Many have been scratching their heads over just why the EURUSD hit a multi-month high of over 1.33 in the overnight session after once again, nothing was resolved in Greece, and in fact Greece has come begging to the finmin meeting in Brussels hoping the Troika would simply let it slide with open issues relating to pension cuts. That scratching promptly came to an end some minutes ago after the EU's Altafaj said there would be no deadline extension, somewhat illogically since there is no deal yet and the deadline has already passed, but some are finally starting to grasp that putting the ball back in the Troika's court is actually not a good thing since it is Germany's desire at this point merely to have the smallest excuse to part ways with Greece. The EURUSD has thus dipped by 60 pips back to levels seen last night, yet levels that are still 250 pips rich to the 1.30 seen three days ago before the relentless rumor (and hope)-driven ramp up commenced. Should there be nothing favorable to come out of the FinMin meeting today look for that difference to promptly close, now that there are just 40 days left until the heard Deadline of March 20, and a bond exchange offer needs an absolute minimum of 30 days before results are tabulated, and holdouts (yes there will be many billions in holdouts) are calculated.
6 am in Greece and Venizelos is about to board a plane to Brussels. According to The Guardian a deal was going to be done for sure before his take off. You know - any minute now... The Guardian was wrong. From Bloomberg:
- VENIZELOS SAYS TIME OF RESPONSIBILITY FOR ALL
- VENIZELOS SAYS STILL ISSUES THAT MUST BE DETERMINED
- VENIZELOS SAYS ALL ISSUES AGREED EXCEPT FOR ONE
And here it is:
- VENIZELOS SAYS HOPES EUROGROUP WILL TAKE POSITIVE DECISION
Because hope is just so much more efficient than prayer when it comes to strategic planning for one's insolvent population.
US To Settle Fraudclosure For $25 Billion Even As It Channels Fake Tough Guy In Meaningless Lawsuit Against Very Same BanksSubmitted by Tyler Durden on 02/08/2012 - 22:08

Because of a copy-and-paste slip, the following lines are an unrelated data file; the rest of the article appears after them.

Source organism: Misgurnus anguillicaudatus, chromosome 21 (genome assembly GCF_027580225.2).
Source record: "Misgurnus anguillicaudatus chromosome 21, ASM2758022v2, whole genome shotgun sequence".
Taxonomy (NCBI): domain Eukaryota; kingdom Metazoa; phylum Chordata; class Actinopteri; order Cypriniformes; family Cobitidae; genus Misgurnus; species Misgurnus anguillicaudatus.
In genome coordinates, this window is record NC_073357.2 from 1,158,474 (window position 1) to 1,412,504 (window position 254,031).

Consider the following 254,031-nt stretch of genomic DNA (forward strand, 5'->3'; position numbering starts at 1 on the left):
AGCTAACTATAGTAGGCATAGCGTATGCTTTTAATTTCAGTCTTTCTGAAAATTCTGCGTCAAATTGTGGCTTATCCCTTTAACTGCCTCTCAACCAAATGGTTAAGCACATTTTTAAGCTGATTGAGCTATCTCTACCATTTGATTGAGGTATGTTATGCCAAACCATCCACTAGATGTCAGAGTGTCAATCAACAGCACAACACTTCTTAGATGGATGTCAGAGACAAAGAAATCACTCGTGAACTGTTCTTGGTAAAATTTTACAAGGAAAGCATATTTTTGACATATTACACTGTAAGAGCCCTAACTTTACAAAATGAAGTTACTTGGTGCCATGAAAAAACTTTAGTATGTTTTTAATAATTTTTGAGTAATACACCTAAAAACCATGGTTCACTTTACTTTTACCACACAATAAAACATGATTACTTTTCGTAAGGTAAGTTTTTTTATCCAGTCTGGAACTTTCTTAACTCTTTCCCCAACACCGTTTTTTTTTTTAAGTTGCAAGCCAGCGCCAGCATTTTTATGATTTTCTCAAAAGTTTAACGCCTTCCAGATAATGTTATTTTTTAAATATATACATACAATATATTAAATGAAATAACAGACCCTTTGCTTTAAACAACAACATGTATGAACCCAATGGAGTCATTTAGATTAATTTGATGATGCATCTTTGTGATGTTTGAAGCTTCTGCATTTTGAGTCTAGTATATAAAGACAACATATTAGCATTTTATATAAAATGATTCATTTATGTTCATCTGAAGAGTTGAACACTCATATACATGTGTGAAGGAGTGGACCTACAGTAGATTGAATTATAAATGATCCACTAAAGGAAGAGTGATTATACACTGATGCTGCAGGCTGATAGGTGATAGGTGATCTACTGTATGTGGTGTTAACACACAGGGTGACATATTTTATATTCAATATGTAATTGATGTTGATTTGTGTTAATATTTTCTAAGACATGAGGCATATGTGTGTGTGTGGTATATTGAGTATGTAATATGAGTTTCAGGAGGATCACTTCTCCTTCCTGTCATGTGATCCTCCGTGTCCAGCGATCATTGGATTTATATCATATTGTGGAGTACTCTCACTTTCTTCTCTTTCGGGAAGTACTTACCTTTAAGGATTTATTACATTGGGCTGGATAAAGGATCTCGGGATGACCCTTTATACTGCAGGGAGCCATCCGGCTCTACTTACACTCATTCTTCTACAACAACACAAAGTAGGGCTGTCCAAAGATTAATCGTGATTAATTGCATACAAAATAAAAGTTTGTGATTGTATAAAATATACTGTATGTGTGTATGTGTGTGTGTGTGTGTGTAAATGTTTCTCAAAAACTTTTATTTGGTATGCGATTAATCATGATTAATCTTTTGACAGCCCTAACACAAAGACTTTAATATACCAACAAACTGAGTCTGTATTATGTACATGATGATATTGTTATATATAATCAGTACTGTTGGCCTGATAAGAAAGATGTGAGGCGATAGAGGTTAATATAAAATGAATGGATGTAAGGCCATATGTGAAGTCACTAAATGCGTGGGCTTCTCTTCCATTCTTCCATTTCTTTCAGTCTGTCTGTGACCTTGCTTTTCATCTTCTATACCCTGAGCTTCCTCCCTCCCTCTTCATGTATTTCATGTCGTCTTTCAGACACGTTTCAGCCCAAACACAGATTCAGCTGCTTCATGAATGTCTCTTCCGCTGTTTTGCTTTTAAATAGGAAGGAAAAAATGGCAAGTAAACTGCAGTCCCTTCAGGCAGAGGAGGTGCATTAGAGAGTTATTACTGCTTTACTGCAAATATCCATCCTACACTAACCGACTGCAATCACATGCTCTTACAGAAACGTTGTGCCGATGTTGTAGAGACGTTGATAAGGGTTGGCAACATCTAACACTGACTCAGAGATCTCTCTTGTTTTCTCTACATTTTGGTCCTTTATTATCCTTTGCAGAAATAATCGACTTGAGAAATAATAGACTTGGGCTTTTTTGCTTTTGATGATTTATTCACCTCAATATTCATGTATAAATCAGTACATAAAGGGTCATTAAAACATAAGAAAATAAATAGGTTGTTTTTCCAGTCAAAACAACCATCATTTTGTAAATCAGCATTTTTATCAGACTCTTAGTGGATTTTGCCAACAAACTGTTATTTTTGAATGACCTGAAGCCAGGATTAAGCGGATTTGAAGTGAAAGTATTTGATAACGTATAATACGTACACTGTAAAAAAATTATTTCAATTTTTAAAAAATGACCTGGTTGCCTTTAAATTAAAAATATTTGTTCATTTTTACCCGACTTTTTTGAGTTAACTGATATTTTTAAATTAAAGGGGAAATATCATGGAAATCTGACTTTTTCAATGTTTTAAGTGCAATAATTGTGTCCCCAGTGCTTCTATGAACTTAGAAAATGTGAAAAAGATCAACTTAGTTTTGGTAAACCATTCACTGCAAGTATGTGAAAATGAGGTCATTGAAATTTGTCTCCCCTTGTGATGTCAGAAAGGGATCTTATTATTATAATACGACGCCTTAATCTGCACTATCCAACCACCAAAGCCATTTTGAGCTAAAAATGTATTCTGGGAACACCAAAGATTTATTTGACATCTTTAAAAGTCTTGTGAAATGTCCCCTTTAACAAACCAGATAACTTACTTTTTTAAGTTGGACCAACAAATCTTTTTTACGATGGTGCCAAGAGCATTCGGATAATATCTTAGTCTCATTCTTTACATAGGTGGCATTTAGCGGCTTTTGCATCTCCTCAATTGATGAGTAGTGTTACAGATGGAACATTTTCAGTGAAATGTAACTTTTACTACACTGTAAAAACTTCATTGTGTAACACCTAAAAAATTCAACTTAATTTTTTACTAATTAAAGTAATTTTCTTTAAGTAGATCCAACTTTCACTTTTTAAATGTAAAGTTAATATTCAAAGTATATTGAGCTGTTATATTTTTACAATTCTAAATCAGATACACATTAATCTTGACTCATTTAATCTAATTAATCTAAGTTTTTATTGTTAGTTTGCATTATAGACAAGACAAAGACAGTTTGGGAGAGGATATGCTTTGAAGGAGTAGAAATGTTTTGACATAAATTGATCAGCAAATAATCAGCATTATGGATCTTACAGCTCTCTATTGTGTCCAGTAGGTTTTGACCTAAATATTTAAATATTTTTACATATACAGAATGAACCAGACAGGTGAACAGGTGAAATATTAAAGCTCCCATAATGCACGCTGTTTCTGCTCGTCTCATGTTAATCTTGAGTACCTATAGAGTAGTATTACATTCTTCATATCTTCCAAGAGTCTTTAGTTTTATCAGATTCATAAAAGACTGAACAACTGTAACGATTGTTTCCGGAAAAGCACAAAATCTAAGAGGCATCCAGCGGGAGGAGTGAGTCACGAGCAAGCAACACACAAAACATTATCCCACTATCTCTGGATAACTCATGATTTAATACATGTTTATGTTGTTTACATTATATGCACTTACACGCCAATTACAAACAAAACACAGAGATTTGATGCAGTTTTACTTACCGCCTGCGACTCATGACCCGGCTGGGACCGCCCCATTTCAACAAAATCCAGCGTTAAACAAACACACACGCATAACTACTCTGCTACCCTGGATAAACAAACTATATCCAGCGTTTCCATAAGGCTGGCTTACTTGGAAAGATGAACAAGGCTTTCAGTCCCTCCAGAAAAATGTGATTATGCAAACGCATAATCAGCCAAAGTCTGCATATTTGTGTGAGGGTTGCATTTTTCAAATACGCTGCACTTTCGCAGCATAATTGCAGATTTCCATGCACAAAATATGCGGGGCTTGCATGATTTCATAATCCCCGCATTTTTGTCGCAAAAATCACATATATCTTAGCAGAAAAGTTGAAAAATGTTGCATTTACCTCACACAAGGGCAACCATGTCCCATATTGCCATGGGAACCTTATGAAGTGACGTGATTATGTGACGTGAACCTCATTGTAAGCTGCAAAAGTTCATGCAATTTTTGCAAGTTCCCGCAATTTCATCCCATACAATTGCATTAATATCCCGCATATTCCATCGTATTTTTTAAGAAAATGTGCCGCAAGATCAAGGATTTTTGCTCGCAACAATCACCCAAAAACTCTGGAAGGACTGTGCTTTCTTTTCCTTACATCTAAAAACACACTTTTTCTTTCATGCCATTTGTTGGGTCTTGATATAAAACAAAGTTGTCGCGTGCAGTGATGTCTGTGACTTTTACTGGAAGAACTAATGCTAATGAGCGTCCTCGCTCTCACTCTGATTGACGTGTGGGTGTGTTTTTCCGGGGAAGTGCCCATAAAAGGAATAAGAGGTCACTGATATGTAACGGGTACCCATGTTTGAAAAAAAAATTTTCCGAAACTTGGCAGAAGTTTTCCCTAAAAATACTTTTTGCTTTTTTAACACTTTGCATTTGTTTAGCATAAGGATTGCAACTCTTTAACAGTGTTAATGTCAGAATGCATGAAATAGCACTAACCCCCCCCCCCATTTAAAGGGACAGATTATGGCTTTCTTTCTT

Remember robosigning and the whole fraudclosure scandal? In a few days you can forget it. Because in America, the cost of contractual rights was just announced, and it is $25 billion: this is the amount of money that banks will pay to settle the fact that for years mortgages were issued and re-issued without proper title and liens on the underlying paper, courtesy of Linda Green et al. Why is this happening? Because staunch hold outs for equitable justice (at least until this point), the AGs of NY and California folded like cheap lawn chairs (we can't wait to find what corner office of Bank of America they end up in), but not before the one and only intervened. From the WSJ: "The Obama administration made a full-court press over the past four days to secure the support of key state attorneys general, including those from Florida, California and New York." Nothing like a little presidential persuasion to help one with overcoming one's conscience. Because in America the push to abrogate the very foundation of contractual agreements comes from the very top. But wait, there's more - just to wash its hands of the guilt associated with this settlement which shows once and for all that the Democratic administration panders as much if not more to the banking syndicate as any republican administration, as it announces one settlement with one hand, with the other the US will sue banks over the mortgage reps and warranties issue covered extensively here, in the most glaringly obtuse way to distract that it is gifting trillions worth of contingent liabilities right back to the banks, not to mention discarding the whole concept of justice. From the WSJ: "Federal securities regulators plan to warn several major banks that they intend to sue them over mortgage-related actions linked to the financial crisis, according to people familiar with the matter. The move would mark a stepped-up regulatory effort to hold Wall Street accountable for its sale of bonds linked to subprime mortgages in 2007 and 2008. At issue is whether the banks misrepresented the poor quality of loan pools they bundled and sold to investors, the people said." Wait, let us guess -that particular lawsuit will end up in a... settlement? Ding ding ding. We have a winner. All today's news succeed in doing is finally wrapping up any and all legal loose ends, so that banks can finally wrap all outstanding litigation overhangs at pennies on the dollar. And if at the end of the day, they find themselves cash strapped, why the US will simply loan them more cash of course.